New Mom Survival Guide: Bathtime Basics
The 411 on everything you’ll need to know before baby’s first bath.
Bathing a small baby can definitely be daunting, but take a few basic precautions and there’s really nothing to be afraid of...except maybe baby's shrieks of protest. (Warning: Infants often hate their first few baths.) Our biggest piece of advice to you is never, ever, ever leave baby alone in a bath, not even for a second. Sure, this may sound like a no-brainer, but it's too crucial not to mention. If you absolutely must leave the bathroom for some reason, pick up your dripping baby and take him with you. Infants can quickly drown in less than an inch of water.
Before you get started, make sure you’ve got the right gear. Here’s a brief rundown of what you’ll want to have on hand:
[ ] Baby bathtub
[ ] Baby soap*
[ ] Baby shampoo
[ ] 2 to 4 soft towels or hooded baby towels
[ ] Baby hairbrush
[ ] Soft washcloths (use a different color or pattern than your diaper washcloths!)
[ ] Plastic bowl or cup (to make it easier to rinse off the soap and shampoo)
If you’re going to use a baby tub, we suggest a plastic newborn bathtub that fits in the kitchen or bathroom sink. (Your best bet: the Eurobath tub from Primo. It’s lightweight and portable and even has a safety position that prevents baby from slipping.)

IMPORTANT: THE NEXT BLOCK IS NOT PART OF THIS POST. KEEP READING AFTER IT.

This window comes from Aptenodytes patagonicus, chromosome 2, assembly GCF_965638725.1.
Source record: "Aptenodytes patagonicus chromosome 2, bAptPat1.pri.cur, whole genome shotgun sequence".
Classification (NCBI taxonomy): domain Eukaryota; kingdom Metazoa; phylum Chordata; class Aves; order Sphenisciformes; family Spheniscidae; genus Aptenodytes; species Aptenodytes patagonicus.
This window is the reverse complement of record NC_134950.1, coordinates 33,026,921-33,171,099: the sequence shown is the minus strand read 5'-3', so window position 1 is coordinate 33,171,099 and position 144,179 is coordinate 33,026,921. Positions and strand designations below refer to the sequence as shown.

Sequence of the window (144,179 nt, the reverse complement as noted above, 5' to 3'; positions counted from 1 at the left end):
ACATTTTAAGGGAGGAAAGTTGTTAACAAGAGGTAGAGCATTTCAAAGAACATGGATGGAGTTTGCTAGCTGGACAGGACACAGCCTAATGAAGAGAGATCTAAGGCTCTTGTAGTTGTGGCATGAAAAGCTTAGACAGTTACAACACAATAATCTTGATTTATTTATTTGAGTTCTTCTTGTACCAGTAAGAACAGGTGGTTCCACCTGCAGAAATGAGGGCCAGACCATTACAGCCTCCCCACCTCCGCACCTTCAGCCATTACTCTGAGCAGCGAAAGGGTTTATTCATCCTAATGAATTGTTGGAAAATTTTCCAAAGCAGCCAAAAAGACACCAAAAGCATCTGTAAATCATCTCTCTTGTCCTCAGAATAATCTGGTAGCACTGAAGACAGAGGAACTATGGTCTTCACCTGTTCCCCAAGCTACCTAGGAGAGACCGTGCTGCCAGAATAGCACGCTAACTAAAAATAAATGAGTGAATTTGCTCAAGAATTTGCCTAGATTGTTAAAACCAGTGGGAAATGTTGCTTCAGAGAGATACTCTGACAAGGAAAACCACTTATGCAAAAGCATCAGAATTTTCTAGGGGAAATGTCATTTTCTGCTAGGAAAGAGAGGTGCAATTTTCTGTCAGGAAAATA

To give baby a bath, first test the water with your elbow (a better gauge than your hand) to be sure it isn't too hot. Never put baby in the tub while the water is running, because the temperature can change suddenly and cause burns. Get baby wet by pouring warm water over him with a plastic bowl or cup. This will keep him from sliding into the water and inhaling it or getting startled. (Once he's able to sit up, you can fill the tub up to his midsection, the same way you'd bathe yourself.) Gently wash him with a soft washcloth and super-mild soap, then use the bowl to rinse again. Finally, use caution when lifting him out of the tub and wrapping him in a towel (preferably one with a hood and bunny ears) -- brand new skin is extra slippery when wet.
> Need more advice? We asked Bump Lori, our resident expert on...well, everything baby, to offer up some of her best bath time tips. Here's what she had to say:[ ] "Store bath toys in a mesh bag and hang it in the shower. It makes for easy cleanup and helps the toys dry faster. Be sure you squirt ALL the water out of the squirt toys before storing. Those need to be replaced often, since they can become a moldy nightmare."
[ ] "Make sure you have a sturdy bath mat inside the tub. Once baby starts trying to stand up (and even when sitting), slipping is a real hazard and a good, textured bath mat that sticks to the tub will help."
[ ] "Get a faucet cover -- they make great decorative ones (ours creates a fountain effect). It will reduce baby’s risk of slipping and hitting his head on the faucet."
[ ] "Protect your own knees with gardeners' mats. I have two that I put next to the tub and kneel on when giving my baby, Cooper, a bath. It's so much more comfy than just kneeling on the tile floor or even on a small rug. They're lightweight and foamy and don’t take up a lot of space."
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